Tips and Techniques for Effortless Kayak Loading

Are you passionate about kayaking but find it challenging to load and unload your kayak? Whether your kayak is heavy or you’re a smaller individual, this task can be quite daunting. As an avid solo kayaker myself, I understand the struggles of figuring out the best way to transport my kayak without any help. Thankfully, there are various techniques and gear options available to make this process easier, allowing you to focus on the joy of paddling.

Loading and Unloading Your Kayak Unassisted – No Gear Required

If you prefer not to invest in additional gear or simply don’t have access to it, there are still effective methods to load and unload your kayak without much difficulty. One popular approach is the “hoist and roll” technique. By propping the front of your kayak against the roof of your car, you can easily lift the bottom and slide it onto the roof. To prevent scratches, consider using a towel or utilizing inexpensive tools like pool noodles or the Seattle Sports Suction Boat Roller Assist.

Loading and Unloading a Kayak From a J-Rack

Transporting a kayak with a J-rack can be more challenging, especially when handling it solo. However, with a bit of practice, it is entirely possible. My personal method involves propping the front of the kayak against the front door closest to the J-rack. By leveraging the door and using a step stool for additional height, I lift the back of the kayak and slide it onto the car, directly into the J-rack. To prevent scratches, I recommend using towels to line the sides of your car until you become more comfortable with the technique.

Further reading:  Building Your Own Kayak Trailer: A Cost-Effective Solution

DIY Options for Kayak Loading and Unloading Assistance

If you enjoy tackling do-it-yourself projects, you can build your own support system to assist with loading and unloading your kayak. For this project, you’ll need two long PVC pipes, two metal brackets, and two PVC tee pipes for stability. By attaching the brackets to one end of the PVC pipes and hooking them onto your car’s roof racks, you can create a stable structure. These pipes will serve as guides for loading your kayak onto the bottom and sliding it up to the top. For shorter individuals like myself, having a step stool nearby can provide additional support.

DIY project image

To see a visual demonstration of this DIY project, check out this video UpStreamPaddle.

Gear to Simplify the Loading and Unloading Process

If DIY projects aren’t your forte, there are several pre-made gear options available to assist you with loading and unloading your kayak. While these devices may come with a higher price tag, they are worth considering, especially if you frequently kayak. Let’s explore some top recommendations:

1. Thule Hullavator

Considered the gold standard in kayak load assist gear, the Thule Hullavator is a popular choice. This device allows you to load your kayak on the side of your vehicle at a comfortable height. Once securely strapped, the Hullavator assists you in pushing the kayak from the side of the car onto the roof. With its user-friendly design, even individuals of shorter stature can use it without the need for a step ladder.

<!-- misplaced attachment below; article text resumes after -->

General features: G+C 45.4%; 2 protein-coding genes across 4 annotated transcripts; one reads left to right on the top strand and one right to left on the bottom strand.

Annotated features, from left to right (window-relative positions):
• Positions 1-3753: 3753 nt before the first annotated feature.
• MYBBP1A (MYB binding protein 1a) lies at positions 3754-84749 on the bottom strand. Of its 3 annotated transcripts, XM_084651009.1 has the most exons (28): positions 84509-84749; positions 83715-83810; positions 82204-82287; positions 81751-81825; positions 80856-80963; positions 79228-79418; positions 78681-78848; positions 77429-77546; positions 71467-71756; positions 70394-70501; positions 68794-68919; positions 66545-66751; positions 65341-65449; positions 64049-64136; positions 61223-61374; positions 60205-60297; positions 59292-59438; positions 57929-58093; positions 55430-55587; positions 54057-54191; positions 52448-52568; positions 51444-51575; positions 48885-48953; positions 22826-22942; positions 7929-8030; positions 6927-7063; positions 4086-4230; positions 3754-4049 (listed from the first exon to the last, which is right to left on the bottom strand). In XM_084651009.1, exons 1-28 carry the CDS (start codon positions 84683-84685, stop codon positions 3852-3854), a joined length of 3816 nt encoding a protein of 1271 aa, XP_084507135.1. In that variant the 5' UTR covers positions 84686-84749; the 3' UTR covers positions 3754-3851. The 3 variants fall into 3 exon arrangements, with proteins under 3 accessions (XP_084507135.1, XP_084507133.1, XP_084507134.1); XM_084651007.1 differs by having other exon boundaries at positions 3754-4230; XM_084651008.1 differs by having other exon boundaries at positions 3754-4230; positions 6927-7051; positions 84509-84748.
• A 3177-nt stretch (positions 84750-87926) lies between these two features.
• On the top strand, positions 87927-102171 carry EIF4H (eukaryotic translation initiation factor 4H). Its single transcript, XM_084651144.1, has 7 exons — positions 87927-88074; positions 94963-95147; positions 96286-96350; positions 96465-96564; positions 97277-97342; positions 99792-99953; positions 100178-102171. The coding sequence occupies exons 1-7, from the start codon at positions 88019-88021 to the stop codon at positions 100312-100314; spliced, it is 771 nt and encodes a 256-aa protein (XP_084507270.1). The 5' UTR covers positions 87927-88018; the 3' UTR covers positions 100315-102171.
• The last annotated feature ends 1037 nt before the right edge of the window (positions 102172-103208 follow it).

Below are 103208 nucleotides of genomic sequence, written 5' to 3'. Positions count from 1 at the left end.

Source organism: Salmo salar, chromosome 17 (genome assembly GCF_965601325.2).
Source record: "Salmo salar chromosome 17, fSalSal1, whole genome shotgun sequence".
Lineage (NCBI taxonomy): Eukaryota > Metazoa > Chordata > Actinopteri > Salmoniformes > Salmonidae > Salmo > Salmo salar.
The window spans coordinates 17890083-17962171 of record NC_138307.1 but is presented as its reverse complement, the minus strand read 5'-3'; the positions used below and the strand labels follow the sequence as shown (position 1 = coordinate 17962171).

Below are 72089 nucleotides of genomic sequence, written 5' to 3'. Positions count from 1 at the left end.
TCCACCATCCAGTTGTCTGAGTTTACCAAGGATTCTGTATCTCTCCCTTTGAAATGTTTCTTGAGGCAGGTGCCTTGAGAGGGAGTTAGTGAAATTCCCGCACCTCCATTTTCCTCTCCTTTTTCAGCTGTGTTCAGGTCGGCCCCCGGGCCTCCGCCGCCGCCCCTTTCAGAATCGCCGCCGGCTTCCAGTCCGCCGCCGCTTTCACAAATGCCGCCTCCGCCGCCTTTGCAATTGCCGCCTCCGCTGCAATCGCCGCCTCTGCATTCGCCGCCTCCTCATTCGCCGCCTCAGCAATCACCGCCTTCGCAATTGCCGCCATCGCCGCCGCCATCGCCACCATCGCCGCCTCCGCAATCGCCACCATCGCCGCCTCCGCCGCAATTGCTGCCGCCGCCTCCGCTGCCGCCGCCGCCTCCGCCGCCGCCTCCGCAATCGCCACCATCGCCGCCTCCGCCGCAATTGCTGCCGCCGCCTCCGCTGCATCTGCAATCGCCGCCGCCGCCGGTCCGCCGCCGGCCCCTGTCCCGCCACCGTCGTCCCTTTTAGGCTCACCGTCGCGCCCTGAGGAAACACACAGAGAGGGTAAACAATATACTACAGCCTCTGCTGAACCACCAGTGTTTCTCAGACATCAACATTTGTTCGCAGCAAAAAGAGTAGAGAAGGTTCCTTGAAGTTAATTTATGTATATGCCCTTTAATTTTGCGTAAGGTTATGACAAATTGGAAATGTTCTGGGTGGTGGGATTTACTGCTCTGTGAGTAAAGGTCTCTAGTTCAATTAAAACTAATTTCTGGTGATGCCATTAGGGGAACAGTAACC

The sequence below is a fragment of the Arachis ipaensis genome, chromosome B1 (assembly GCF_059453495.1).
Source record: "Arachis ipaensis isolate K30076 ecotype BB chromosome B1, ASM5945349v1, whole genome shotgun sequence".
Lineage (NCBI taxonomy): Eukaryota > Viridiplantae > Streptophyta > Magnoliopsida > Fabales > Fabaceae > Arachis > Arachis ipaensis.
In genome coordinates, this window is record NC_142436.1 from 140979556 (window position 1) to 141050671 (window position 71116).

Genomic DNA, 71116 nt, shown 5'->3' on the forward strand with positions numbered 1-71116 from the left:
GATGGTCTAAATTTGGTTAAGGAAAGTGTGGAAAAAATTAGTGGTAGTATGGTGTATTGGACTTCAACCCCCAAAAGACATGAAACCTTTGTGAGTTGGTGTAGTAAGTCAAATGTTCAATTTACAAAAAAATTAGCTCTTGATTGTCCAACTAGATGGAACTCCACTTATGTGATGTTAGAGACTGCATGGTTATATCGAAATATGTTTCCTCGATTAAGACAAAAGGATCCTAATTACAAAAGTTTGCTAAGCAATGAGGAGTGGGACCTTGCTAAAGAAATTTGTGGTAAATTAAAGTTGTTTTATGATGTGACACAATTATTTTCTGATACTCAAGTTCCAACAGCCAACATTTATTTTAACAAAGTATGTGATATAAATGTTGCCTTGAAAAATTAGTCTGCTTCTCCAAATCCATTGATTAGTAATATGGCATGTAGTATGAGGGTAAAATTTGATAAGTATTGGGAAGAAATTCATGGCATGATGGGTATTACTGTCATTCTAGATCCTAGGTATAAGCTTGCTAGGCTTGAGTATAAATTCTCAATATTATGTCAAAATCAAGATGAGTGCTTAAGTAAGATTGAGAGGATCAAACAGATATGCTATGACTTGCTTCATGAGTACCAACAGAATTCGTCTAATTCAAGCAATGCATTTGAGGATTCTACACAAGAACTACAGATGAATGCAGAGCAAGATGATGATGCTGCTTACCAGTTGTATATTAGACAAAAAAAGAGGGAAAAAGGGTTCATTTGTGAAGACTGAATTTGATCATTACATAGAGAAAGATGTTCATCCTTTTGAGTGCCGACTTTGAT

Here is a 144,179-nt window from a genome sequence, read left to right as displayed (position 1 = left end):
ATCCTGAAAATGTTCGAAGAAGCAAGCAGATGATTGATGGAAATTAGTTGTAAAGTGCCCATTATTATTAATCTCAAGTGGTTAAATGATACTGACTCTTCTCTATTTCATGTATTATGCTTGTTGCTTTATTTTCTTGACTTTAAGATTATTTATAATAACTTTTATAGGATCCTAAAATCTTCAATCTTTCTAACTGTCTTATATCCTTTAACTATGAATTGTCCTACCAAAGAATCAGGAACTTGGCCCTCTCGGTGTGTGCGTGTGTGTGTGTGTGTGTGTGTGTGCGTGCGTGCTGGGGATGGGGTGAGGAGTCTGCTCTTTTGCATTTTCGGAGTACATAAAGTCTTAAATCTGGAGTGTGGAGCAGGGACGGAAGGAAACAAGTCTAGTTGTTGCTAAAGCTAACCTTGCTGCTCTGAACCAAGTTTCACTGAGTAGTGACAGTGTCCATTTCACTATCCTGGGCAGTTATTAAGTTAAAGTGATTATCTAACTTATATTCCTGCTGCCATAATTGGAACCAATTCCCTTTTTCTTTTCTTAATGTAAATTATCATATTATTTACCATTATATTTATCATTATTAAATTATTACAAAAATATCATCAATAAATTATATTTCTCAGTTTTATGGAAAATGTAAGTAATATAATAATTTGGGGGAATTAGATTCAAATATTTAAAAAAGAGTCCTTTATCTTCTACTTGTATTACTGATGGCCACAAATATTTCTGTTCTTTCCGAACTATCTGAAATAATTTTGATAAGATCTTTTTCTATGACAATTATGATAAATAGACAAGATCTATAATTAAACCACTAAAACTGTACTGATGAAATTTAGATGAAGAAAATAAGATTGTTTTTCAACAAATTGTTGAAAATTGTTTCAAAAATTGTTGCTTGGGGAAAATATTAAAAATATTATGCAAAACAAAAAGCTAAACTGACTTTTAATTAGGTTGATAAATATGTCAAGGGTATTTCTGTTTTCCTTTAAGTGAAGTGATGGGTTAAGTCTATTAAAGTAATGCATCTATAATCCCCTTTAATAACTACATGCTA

2. Yakima Showdown

The Yakima Showdown offers a similar loading experience to the Hullavator but is often available at a slightly lower price. Like its counterpart, this roof rack allows you to load your kayak on the side of the car. However, some users may find it slightly more challenging to slide the rack all the way up, especially when dealing with heavier kayaks. If you are physically capable or have a step stool for assistance, the Showdown can be a great alternative.

Further reading:  The Thrill of Kayak Sailing: Mastering Steering Techniques and Achieving Perfect Trim

3. Malone Telos

Unlike the previous options, the Malone Telos consists of two metal bars that attach to your car’s roof rack. These bars can be adjusted gradually, allowing you to notch your kayak closer to the top of your car. Once in position, use a step stool to slide the kayak into your preferred rack. The Telos offers a more affordable solution compared to the Hullavator and Showdown, with prices ranging from $450 to $600.

4. Kari-Trek Easy Load Roof Rack

Although challenging to find in the United States, the European brand Kari-Trek offers an exceptional solution for transporting multiple kayaks on a single vehicle. This roof rack slides from the top of the car to the side, allowing you to load multiple kayaks at chest/stomach height. After securing your kayaks, slide the roof rack back onto the top of your car. Should you encounter difficulty with this step due to the weight, a step stool can provide the necessary assistance.

Kari-Trek Easy Load Roof Rack

While all these options are undoubtedly an investment, it’s important to consider the frequency with which you load and unload your kayak. If you calculate the cost per use, the value may outweigh the initial expense.

To learn more about kayaking or find other informative articles, visit our website UpStreamPaddle.

So, whether you prefer a DIY approach or opt for pre-made gear, there are numerous options available to make loading and unloading your kayak a breeze. Enjoy your kayaking adventures with the added convenience and support these techniques and gear provide!